The DC-9-40 is a narrow-body jet aircraft built by McDonnell Douglas in response to a Scandinavian Airlines System (SAS) requirement. The aircraft is powered by more powerful Pratt and Whitney engines and can accommodate up to 125 passengers in a single-class configuration.
On November 28, 1967, the first flight of the McDonnell Douglas D-9-40 occurred. The DC-9-40 is a further lengthened version of the McDonnell Douglas DC-9 single-aisle airliner. In response to a request from the Scandinavian Airlines System (SAS) who needed a larger capacity development of the DC-9, McDonnell Douglas came up with the DC-9-40. In comparison with the previous series DC-9-30, the fuselage of the latter aircraft is 2-meter longer, increasing seating capacity in a single-class configuration up to 125 passengers. Other versions include the DC-9-10 and DC-9-20.
The Series 40 was powered by Pratt and Whitney JT8D engines. The JT8D is a low-bypass turbofan engine with a rated thrust range of 14,500 lbf to 16,000 lbf. It is an axial-flow front turbofan incorporating the dual-spool design. There are two coaxially-mounted independent rotating assemblies in the engine such as the first rotating assembly for the low-pressure compressor (LPC) which composed of the first six stages driven by the second downstream turbine, and the second rotating assembly which is in-charged for the high-pressure compressor (HPC) section that has seven stages and is driven by the first upstream single-stage turbine.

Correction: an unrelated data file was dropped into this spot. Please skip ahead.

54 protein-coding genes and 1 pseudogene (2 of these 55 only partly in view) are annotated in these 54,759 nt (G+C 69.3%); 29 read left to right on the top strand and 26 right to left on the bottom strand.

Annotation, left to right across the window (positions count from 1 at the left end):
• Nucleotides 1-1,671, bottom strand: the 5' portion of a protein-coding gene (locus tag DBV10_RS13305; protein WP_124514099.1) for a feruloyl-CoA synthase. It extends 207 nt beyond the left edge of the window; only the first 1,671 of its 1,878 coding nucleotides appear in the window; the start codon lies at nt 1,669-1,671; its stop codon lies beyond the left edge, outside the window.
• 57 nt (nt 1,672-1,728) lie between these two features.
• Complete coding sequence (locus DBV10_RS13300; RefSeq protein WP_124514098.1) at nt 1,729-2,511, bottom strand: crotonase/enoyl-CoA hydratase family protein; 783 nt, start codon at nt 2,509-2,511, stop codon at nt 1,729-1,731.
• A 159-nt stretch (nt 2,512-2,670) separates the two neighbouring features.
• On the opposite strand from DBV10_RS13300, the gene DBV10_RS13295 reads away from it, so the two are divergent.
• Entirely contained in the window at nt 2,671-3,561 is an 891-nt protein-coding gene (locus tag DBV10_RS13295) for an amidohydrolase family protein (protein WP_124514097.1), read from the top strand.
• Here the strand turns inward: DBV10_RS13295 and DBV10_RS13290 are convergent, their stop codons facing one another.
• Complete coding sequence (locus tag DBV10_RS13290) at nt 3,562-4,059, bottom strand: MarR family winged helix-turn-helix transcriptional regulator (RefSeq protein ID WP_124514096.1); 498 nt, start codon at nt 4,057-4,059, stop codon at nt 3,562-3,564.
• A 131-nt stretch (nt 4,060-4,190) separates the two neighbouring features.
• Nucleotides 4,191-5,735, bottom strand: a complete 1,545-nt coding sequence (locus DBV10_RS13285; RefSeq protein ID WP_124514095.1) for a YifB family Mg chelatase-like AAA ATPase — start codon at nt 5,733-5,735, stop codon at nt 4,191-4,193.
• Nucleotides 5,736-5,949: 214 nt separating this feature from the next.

The DC-9-40 has an exterior length of 38.28 meters, an exterior height of 4.7 meters, a tail height of 8.7 meters, and a fuselage diameter of 3.35 meters. It has a wingspan of 28.44 meters, a wing area of 93 square meters, and a wheelbase of 17.1 meters. The cabin height is 2.05 meters, the cabin width is 3.12 meters, and the cabin length is 24.6 meters.
The aircraft has a maximum cruising speed of 485 knots and a long-range cruising speed of 443 knots. It can fly up to 35,000 feet, can climb at a rate of 3,000 feet per minute, and has a travel range of 1,200 nautical miles. It has a maximum takeoff distance of 2,000 meters and a maximum landing distance of 1,500 meters.
On March 12, 1968, the DC-9-40 first entered service with Scandinavian Airlines System. There were 71 DC-9-40s produced in total.
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